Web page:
Chengdu, the city that’s putting China firmly on the map

Frasers HospitalityUntil only a decade or so ago, Chengdu, the capital of China’s Sichuan province, ranked among the nation’s many obscure cities. Located on the edge of the fertile plains of Sichuan’s Red Basin, the city is sheltered by the Qinling Mountains and has regularly been referred to as the ‘Land of Abundance’. Although it was a commercial and cultural core of activity for the people of Sichuan, foreigners rarely ventured that deep into the Middle
Kingdom, preferring to play it safe in cities like Guangzhou, Shanghai and Beijing.

But Chengdu, with a population of over 11 million, has come of age, thanks to widespread foreign investment. Recently named China’s fourth ‘most livable city’, it now boasts
a busy arts scene, a burgeoning expat community and enviable food culture. The past two years has seen a rise in international investment, evident in the sleek new commercial towers, bustling bistros and posh restaurants surrounding Tian Fu Square, where, each evening, elaborate music-synchronized aqua shows draw crowds to the base of an enormous statue of Chairman Mao.

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Despite the popularity of Shanghai, Beijing and cities to the east, Chengdu has blossomed into a cultural, commercial and scientific hub for central China. Its universities are attracting students from across the province and beyond, and the city boasts more than its fair share of galleries and museums, which pay homage to both its Chunxi Road’s colourful shops draw the crowds historical roots and modernist future. Don’t miss a staging of Sichuan Opera, which is usually performed at traditional guesthouses. Resembling more a multi-faceted talent show than a usual stage production, expect a bit of everything from magic to story telling, singing to sword fighting. One of the most loved opera houses, Shu Feng Ya Yun, is located in Chengdu’s Cultural Park, but be sure to make reservations in advance.

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If you’re a history buff, then delve deeper into Chengdu’s past at the Jinsha Excavation Site. Discovered by a construction company in 2001 and opened to the public in 2006, the 74-acre archaeological complex displays other-worldly artefacts dating back to the 3,000 year old Shu kingdom, including hundreds of works of art, religious symbols and weapons, jade carvings, gold plates and stone idols. A gold foiledsun – said to represent the ancient God of the Sun – at the centre of the dig boasts four flying phoenixes, as well as an icon of a tree of snakes. With finds similar to those at the acclaimed Sanxingdui dig, some 40km from Chengdu, historians believe these are the remnants of a once powerful kingdom that ruled much of modern day China.

The museum, which now covers the site, has guided tours and a comprehensive collection of metal and pottery works, and is considered on par with the likes of Xian’s renowned Terracotta Warriors. The Wenshu Temple (15 Wenshuyuan, off Renmin Zhonglu Rd) is a Buddhist shrine which lingers from the Tang Dynasty, and is dedicated to the Manjusri Bodhisattva, the God of Wisdom. There are over 450 statues and individual shrines, and the temple remains popular with the city’s followers as well as amateur photographers. A far more modern take on Chengdu can be found at the Sichuan Science & Technology Museum, located at Tianfu Square (1 Renmin Zhonglu Rd). This sprawling centre houses exhibits on scientific innovation, aerodynamics, space, mathematics, physics and robotics.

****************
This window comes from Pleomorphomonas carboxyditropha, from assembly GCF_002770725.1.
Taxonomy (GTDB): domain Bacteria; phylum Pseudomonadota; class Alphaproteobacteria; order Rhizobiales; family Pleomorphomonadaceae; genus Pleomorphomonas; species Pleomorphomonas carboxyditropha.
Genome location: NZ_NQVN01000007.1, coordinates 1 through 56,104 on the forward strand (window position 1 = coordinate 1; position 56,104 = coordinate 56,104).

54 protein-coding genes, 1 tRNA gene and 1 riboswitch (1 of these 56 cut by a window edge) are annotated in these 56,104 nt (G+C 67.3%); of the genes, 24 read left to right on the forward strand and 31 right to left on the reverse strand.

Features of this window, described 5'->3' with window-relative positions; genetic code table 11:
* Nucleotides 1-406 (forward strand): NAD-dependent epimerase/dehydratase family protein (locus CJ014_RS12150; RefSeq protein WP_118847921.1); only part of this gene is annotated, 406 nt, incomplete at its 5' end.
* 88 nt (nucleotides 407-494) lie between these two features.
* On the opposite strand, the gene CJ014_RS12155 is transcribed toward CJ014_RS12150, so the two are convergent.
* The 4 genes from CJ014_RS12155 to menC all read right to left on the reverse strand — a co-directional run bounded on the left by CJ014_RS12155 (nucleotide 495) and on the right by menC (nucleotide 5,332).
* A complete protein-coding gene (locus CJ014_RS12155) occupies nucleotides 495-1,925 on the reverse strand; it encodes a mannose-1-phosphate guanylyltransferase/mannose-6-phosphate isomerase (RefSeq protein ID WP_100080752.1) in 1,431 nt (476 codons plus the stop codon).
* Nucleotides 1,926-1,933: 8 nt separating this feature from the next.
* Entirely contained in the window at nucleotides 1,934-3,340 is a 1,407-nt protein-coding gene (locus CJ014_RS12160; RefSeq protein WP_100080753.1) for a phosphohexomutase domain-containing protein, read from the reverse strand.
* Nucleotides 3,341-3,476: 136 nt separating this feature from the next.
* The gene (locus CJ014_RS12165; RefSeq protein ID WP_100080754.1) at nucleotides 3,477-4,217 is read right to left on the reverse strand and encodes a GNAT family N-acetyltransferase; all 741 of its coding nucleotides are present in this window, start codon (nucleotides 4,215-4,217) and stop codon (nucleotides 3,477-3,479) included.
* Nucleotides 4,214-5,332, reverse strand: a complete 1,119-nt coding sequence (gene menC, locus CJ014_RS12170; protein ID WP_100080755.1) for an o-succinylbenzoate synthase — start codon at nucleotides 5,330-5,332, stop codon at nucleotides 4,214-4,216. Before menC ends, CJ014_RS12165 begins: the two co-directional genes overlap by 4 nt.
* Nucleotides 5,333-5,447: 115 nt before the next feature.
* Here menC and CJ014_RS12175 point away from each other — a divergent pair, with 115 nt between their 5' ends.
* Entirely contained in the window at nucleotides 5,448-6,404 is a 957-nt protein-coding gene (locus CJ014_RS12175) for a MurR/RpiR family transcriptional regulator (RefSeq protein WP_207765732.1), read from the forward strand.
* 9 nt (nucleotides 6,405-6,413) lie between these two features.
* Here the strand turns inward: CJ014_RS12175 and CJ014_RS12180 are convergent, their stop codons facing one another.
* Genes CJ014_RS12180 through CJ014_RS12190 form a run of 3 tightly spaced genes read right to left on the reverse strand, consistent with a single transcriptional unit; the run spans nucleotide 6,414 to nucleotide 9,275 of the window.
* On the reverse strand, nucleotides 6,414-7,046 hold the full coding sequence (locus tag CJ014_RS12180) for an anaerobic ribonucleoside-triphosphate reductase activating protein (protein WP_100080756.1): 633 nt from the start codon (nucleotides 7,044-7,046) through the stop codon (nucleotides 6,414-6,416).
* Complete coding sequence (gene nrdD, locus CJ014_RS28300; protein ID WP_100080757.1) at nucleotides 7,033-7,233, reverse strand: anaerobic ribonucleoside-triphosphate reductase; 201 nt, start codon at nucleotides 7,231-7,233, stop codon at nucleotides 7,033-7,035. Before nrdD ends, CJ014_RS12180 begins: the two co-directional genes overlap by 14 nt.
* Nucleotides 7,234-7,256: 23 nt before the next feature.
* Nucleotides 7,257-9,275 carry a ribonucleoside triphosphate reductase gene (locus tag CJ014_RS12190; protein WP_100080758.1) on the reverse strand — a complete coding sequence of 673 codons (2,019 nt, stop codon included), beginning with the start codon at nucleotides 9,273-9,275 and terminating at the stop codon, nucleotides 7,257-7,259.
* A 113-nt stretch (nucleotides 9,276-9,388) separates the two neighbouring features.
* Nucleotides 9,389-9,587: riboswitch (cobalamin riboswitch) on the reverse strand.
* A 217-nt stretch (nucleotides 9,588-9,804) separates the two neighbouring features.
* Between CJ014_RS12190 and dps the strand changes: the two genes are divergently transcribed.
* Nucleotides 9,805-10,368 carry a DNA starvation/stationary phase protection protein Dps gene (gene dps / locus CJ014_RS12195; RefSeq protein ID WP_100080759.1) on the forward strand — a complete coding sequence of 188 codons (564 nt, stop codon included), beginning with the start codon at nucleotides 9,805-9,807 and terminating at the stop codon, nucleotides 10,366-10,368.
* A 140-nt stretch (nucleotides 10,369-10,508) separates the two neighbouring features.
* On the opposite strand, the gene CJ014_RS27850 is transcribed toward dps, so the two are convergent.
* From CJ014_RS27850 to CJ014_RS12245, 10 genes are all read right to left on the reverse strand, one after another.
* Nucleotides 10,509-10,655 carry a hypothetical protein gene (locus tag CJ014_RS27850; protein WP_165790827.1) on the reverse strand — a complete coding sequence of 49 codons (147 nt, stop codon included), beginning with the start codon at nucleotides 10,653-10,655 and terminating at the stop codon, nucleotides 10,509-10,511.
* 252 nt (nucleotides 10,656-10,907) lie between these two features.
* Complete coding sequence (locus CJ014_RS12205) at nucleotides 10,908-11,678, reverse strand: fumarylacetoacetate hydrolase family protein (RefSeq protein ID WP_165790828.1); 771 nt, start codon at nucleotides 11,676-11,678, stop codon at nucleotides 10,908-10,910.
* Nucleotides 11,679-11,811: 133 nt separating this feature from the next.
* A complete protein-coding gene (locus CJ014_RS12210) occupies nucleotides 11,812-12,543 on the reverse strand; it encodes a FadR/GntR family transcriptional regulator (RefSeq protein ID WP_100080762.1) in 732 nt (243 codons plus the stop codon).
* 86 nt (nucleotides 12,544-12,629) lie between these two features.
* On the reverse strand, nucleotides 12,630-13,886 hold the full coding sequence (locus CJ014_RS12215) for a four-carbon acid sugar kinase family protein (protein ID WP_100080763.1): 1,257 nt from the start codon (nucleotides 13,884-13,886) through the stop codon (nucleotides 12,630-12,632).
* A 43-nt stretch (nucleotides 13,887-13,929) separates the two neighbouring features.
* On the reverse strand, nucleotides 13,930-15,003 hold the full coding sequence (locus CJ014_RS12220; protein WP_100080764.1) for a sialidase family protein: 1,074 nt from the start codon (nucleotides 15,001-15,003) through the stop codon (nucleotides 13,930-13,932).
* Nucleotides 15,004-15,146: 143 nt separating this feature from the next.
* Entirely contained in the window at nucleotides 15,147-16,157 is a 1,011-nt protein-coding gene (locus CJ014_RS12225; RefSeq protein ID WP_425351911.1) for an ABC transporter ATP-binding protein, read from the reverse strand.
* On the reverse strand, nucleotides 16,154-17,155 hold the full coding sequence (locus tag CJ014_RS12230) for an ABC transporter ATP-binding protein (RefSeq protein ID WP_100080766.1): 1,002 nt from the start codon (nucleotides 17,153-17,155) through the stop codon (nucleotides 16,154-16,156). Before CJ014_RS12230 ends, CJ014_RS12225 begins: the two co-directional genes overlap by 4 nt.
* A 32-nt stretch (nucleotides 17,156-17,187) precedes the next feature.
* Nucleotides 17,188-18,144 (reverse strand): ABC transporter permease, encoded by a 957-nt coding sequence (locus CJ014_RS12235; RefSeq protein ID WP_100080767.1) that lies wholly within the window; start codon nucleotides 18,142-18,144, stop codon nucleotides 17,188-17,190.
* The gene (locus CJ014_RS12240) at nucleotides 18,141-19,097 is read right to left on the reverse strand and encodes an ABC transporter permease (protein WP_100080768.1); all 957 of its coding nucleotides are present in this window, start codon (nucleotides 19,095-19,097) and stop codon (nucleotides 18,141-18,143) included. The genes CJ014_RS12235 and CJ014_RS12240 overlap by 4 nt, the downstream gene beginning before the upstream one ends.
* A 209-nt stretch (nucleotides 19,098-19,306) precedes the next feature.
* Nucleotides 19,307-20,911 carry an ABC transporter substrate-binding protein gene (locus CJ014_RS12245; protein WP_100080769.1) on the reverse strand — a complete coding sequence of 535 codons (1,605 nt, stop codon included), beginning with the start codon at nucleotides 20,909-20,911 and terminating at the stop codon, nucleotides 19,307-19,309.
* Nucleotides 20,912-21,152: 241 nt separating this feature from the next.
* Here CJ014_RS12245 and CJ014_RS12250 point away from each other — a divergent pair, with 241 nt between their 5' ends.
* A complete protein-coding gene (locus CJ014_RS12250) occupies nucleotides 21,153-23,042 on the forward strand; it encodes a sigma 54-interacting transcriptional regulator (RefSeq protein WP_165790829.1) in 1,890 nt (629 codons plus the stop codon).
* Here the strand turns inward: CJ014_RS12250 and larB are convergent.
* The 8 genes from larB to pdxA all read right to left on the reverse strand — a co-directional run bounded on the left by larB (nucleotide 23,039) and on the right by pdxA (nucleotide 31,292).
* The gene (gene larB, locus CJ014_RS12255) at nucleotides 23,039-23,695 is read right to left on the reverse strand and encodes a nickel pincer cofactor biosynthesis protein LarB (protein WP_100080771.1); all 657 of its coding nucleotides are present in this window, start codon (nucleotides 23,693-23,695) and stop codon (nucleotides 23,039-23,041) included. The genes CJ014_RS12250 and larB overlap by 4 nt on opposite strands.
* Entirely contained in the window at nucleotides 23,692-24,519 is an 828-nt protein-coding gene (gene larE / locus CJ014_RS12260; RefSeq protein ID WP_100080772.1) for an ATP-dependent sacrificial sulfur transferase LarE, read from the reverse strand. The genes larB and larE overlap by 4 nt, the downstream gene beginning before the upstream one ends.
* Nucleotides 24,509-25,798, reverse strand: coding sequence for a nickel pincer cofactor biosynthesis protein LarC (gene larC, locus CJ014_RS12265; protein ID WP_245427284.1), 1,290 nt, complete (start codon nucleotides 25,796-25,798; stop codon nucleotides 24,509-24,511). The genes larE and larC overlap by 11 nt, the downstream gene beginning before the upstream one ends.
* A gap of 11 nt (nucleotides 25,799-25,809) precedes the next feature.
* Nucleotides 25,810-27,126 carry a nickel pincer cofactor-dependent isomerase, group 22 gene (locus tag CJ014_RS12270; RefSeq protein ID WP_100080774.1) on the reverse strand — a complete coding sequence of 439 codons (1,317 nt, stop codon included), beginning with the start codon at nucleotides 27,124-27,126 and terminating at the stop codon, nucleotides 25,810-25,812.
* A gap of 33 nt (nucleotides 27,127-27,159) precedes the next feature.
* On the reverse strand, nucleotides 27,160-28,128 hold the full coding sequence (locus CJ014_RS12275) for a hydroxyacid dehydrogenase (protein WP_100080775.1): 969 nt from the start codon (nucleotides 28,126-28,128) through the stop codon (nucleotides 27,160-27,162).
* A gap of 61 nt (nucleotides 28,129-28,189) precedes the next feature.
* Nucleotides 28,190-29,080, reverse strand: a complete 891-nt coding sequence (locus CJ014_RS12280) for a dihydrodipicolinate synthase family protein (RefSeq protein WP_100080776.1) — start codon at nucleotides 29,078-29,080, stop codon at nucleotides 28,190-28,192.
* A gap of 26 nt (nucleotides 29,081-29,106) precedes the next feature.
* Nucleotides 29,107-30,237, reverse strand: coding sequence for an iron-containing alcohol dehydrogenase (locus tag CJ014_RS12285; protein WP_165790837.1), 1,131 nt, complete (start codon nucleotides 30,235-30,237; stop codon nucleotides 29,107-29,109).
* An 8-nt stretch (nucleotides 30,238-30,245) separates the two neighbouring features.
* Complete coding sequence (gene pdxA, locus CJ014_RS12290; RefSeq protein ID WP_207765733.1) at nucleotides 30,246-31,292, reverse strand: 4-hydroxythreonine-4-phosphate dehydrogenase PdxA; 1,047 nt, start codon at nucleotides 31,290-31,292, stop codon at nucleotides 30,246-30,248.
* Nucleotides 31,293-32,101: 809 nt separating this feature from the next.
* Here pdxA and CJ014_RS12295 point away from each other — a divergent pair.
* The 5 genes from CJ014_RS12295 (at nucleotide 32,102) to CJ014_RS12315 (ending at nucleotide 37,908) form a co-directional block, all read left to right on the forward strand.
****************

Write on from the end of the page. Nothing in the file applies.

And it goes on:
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Unlike the Jinsha site, the museum is much more hands-on, making it a great wet weather alternative. The entire museum is bilingual, so you won’t be lost in translation as you navigate Sichuan’s scientific development. One of the most popular exhibitions covers China’s ambitious space programme that includes models of the Long March rockets used to launch satellites. No visit to Chengdu is complete without a stop at the Chengdu Panda Base (, officially known as the Chengdu Research Base of Giant Panda Breeding. You can take a guided or audio tour, explore the research centre, capture the world-famous pandas at play, and learn about the efforts to save their dwindling population. Finally, if you want to be among the people of Chengdu, rise early and join the tai chi troops, clutches of chess-playing old men, and martial artists who congregate in the city’s Wangjianglou Park, also known as the Bamboo Park. Located on the south bank of the Jinjiang River, the park is home to the iconic Chongli Pavilion, and a lush bamboo forest. Alternatively, you’ll find the the city’s youth at the chic coffee shops, bars and galleries of the restored Kuanxiangzi and Zhaixiangzi alleys in Shao Town.


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